• axonal degeneration;
  • canine;
  • Charcot-Marie-Tooth disease;
  • demyelination;
  • polyneuropathy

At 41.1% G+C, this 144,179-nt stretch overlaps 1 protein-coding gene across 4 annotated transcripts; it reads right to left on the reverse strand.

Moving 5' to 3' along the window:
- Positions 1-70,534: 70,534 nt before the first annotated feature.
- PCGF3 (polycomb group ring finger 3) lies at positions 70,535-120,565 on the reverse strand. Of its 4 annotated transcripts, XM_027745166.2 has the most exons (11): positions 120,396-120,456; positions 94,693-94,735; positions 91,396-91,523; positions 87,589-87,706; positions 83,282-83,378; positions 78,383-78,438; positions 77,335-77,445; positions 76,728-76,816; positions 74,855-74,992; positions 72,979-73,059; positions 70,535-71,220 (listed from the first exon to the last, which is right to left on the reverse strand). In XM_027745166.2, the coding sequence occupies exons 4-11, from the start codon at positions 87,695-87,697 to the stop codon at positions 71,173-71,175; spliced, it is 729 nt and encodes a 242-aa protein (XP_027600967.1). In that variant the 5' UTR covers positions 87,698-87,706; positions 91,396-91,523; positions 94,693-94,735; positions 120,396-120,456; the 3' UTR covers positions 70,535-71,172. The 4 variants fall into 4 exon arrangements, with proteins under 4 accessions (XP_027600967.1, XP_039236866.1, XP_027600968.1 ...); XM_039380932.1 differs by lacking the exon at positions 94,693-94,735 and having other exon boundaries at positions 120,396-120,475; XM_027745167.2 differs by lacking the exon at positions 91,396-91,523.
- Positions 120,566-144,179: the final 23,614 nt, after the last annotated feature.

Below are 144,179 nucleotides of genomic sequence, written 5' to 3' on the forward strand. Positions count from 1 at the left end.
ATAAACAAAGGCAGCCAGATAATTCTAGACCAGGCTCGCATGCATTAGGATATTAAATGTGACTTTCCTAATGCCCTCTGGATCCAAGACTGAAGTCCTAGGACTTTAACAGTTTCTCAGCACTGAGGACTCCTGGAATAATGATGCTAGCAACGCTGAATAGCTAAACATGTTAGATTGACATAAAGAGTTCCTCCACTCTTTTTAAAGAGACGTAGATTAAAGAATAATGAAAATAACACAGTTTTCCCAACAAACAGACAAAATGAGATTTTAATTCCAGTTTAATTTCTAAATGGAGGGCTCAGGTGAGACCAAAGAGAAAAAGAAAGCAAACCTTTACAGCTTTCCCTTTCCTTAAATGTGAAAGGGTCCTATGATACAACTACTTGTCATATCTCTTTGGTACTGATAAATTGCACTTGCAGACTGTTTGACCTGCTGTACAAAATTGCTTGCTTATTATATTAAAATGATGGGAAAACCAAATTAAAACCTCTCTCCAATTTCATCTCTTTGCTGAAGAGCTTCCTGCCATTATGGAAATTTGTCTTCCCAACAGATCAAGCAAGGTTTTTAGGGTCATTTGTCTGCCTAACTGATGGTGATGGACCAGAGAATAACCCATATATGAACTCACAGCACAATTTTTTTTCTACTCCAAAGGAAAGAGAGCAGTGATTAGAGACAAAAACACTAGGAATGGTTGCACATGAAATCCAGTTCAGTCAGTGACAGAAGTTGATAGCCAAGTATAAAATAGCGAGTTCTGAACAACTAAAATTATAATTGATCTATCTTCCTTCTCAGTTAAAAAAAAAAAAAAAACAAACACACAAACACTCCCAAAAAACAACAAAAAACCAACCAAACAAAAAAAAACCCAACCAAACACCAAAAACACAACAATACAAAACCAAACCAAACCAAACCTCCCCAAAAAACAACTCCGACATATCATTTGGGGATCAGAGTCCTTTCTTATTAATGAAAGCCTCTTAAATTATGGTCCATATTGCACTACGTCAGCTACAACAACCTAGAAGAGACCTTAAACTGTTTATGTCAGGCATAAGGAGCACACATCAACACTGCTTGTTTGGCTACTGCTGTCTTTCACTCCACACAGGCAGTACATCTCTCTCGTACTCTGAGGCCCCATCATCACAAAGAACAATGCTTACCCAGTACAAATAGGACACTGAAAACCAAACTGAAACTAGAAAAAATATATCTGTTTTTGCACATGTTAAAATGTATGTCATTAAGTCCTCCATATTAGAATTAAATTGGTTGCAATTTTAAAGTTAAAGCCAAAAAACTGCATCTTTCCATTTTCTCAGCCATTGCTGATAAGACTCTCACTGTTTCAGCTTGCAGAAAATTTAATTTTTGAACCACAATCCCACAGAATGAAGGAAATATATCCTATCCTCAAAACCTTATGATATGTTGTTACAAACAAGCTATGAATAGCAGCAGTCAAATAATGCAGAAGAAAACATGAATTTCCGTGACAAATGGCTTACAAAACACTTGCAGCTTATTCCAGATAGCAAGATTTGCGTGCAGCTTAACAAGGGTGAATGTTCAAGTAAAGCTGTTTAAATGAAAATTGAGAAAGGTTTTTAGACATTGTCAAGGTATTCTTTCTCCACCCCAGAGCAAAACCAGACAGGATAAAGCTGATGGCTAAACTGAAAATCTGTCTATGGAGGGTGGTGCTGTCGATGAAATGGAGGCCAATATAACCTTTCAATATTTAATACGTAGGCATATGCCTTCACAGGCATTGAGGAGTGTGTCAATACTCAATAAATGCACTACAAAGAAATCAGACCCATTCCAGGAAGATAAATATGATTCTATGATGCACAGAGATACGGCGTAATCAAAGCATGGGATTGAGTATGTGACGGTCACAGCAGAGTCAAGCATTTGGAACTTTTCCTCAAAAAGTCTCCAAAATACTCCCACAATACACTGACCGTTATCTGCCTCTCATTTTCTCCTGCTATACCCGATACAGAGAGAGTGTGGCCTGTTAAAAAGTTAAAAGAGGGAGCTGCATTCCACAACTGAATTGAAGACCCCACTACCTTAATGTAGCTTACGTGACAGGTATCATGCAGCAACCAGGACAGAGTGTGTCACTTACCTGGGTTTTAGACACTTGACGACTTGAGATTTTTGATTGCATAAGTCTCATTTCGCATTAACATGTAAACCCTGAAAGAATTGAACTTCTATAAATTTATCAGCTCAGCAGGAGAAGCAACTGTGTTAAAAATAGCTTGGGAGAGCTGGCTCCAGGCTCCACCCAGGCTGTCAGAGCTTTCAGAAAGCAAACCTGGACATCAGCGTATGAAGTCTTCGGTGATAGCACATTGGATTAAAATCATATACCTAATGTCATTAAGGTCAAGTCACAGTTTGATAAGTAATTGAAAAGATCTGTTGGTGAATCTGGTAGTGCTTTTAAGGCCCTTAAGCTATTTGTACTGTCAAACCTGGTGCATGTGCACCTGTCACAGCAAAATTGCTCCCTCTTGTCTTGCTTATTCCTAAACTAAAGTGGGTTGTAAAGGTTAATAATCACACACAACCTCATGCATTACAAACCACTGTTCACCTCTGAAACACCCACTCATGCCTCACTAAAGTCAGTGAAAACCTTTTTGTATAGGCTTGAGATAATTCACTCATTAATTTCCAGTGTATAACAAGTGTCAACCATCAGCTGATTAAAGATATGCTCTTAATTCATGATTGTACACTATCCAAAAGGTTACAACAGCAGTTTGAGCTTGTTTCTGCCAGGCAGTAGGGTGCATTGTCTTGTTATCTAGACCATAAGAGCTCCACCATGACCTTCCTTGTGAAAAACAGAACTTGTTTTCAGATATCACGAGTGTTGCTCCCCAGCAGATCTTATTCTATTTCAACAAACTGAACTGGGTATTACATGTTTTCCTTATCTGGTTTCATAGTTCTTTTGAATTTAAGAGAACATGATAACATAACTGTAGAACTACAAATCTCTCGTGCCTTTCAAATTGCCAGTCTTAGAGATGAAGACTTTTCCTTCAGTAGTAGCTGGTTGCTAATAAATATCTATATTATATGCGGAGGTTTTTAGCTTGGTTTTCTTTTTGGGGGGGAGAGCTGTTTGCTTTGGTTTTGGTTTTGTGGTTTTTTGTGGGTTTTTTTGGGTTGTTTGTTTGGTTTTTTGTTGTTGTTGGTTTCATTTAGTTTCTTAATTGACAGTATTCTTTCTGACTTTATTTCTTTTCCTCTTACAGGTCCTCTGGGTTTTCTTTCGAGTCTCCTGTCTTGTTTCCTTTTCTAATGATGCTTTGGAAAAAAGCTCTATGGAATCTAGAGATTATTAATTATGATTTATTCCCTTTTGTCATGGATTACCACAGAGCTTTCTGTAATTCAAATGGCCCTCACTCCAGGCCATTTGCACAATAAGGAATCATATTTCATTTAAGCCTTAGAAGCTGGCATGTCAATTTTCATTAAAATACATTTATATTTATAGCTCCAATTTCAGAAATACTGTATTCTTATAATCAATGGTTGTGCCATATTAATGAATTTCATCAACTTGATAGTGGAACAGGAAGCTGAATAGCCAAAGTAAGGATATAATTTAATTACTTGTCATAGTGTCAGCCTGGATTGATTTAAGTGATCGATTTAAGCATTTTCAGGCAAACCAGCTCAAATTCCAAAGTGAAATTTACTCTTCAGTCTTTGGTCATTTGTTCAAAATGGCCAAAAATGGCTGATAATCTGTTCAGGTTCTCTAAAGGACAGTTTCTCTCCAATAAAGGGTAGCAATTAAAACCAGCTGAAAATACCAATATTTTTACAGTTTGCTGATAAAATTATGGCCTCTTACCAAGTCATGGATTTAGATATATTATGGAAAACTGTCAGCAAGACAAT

A spontaneous distal, symmetrical polyneuropathy in related Leonberger dogs with onset between 1 to 9 years of age was characterized clinically, electrophysiologically, histologically, and morphometrically. Exercise intolerance and weakness was associated with a high-steppage pelvic-limb gait, a loss or change in the pitch of the bark, and dyspnea. Neurological examination revealed marked atrophy of the distal limb muscles, depressed spinal and cranial nerve reflexes, and weak or absent movement of the laryngeal and pharyngeal muscles. Electrophysiological evaluation was consistent with denervation and was characterized by loss or marked attenuation of compound muscle action potentials and slowed motor nerve conduction velocity. Muscle biopsy specimens showed neurogenic atrophy. Chronic nerve fiber loss associated with decreased myelinated fiber density and a shift of the axonal size–frequency distribution toward smaller fibers was the predominant finding in peripheral nerve specimens. Pedigree analysis of a large multigenerational family, including nine sibships with at least one affected individual, suggested X-linked inheritance. Mutational and linkage analysis of this family may aid in identification of the chromosomal loci and gene responsible for this inherited axonal neuropathy. Further characterization of this inherited axonal neuropathy may establish the Leonberger dog as a spontaneous animal model of inherited axonal neuropathy and possibly lead to the discovery of a new gene or genes associated with axonal variants. Muscle Nerve 27: 471–477, 2003